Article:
Lead image by Ole Westermann

Bouncers are usually seen as the gatekeepers and rule enforcers of a club. But Sven Marquardt, the world’s most talked-about bouncer and the face of world renowned techno club Berghain, is more than just that.

He plays a crucial role in maintaining the club’s unique atmosphere for as long as the parties go on. It is important to know that Marquardt is not just your archetype of a bouncer; he is a curator. Every week on the door, he turns hopeful punters away, while allowing the lucky techno fans he deems fit to enter. Once inside, guests are forbidden from taking photos, let alone film videos of the club. This notoriously strict unspoken door policy has turned Berghain into something of a temple for purveyors of techno. Numerous articles have been written about the club, and how-to guides have been made for those who wish to get past its doors under the watchful, discerning eyes of Marquardt and his trained colleagues.

Besides his day job as a bouncer, Marquardt is also an accomplished photographer who’s published two photography books and a memoir. He was recently in Singapore to unveil his photographic media installation at DECK, as part of an exhibition titled Club Berlin: Electronic Music and Photography, currently showcasing photography of Berlin’s club culture in the ’90s by Martin Ebele. The exhibition is accompanied by music of renowned DJs and music producers Marcel DettmannRodhad, Head High, Massimiliano Pagliara, Answer Code Request, Tale Of Us, David August and Modeselektor. In addition to that is the Boiler Room, a video on the underground music platform with performances of DJs La Fleur, Len Faki, Discodromo, Sarah Farina, Mano Le Tough, and Lucy.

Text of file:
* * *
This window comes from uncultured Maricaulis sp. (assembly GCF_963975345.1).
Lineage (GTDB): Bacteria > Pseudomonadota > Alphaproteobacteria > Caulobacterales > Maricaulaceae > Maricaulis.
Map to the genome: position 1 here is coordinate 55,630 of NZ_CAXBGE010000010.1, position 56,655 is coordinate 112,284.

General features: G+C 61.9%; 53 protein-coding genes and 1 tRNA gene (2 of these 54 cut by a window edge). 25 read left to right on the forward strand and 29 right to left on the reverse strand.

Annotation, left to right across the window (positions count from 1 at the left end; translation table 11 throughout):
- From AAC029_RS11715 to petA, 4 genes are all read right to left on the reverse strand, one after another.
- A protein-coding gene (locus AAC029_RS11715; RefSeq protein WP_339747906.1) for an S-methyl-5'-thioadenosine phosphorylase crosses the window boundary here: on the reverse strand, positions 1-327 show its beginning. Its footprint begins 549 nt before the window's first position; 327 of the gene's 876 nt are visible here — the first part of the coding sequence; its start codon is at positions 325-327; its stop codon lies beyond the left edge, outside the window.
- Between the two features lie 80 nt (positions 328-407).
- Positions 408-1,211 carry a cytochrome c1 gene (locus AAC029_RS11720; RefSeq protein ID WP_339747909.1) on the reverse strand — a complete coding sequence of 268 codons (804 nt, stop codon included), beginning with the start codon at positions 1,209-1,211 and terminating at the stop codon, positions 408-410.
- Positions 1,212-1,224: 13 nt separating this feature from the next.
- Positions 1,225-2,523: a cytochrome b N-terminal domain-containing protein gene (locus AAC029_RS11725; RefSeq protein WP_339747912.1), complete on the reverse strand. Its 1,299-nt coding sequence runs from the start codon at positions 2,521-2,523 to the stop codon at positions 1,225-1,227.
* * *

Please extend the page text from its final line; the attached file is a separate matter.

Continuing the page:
During a talk on Berlin Subculture, moderated by Groove Magazine editor Heiko Hoffmann, Marquardt gave us an insight into his time in Berlin’s underground scene.

I see photography as something that represents my zest for life. The important thing was to portray East Berlin in the 1980s and the counter culture. That has always been the aim of these photos.

Photo by Sven Marquardt
Photo by Sven Marquardt

In the ’80s, I was mainly taking photos of my friends and colleagues, using black and white as a medium for a dramatic effect. But I’ve also done photography for DJs for their publicity materials. Berghain also has a record label called Ostgut Ton and most of the press photos of the artists are taken by me, and some have requested that I take the photos in colour. Usually, a musician or a DJ I don’t know yet will meet me in a café in Berlin and we’ll talk about what they want these photos to look like. Whether they bring their own clothes, and talk about hair and makeup, I’m quite happy for those DJs to bring in their own concepts.